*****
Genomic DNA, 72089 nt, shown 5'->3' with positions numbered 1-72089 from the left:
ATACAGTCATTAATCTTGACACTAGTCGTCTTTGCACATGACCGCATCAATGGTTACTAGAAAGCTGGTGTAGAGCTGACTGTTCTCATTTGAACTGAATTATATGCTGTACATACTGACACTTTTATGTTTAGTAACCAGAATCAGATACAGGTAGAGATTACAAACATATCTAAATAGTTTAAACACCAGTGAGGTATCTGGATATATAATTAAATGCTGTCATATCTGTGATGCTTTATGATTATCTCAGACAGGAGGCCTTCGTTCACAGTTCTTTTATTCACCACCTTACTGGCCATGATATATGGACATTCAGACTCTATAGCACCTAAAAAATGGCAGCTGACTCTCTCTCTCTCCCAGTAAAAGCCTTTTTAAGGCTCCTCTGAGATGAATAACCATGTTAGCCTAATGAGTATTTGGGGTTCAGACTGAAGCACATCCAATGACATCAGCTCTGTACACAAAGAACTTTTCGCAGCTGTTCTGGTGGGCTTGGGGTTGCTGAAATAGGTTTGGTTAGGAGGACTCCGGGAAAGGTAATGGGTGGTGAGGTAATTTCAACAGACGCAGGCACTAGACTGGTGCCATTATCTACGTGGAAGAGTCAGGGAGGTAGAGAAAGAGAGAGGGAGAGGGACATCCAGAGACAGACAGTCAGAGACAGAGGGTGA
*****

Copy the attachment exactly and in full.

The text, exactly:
Genomic DNA, 72089 nt, shown 5'->3' with positions numbered 1-72089 from the left:
ATACAGTCATTAATCTTGACACTAGTCGTCTTTGCACATGACCGCATCAATGGTTACTAGAAAGCTGGTGTAGAGCTGACTGTTCTCATTTGAACTGAATTATATGCTGTACATACTGACACTTTTATGTTTAGTAACCAGAATCAGATACAGGTAGAGATTACAAACATATCTAAATAGTTTAAACACCAGTGAGGTATCTGGATATATAATTAAATGCTGTCATATCTGTGATGCTTTATGATTATCTCAGACAGGAGGCCTTCGTTCACAGTTCTTTTATTCACCACCTTACTGGCCATGATATATGGACATTCAGACTCTATAGCACCTAAAAAATGGCAGCTGACTCTCTCTCTCTCCCAGTAAAAGCCTTTTTAAGGCTCCTCTGAGATGAATAACCATGTTAGCCTAATGAGTATTTGGGGTTCAGACTGAAGCACATCCAATGACATCAGCTCTGTACACAAAGAACTTTTCGCAGCTGTTCTGGTGGGCTTGGGGTTGCTGAAATAGGTTTGGTTAGGAGGACTCCGGGAAAGGTAATGGGTGGTGAGGTAATTTCAACAGACGCAGGCACTAGACTGGTGCCATTATCTACGTGGAAGAGTCAGGGAGGTAGAGAAAGAGAGAGGGAGAGGGACATCCAGAGACAGACAGTCAGAGACAGAGGGTGA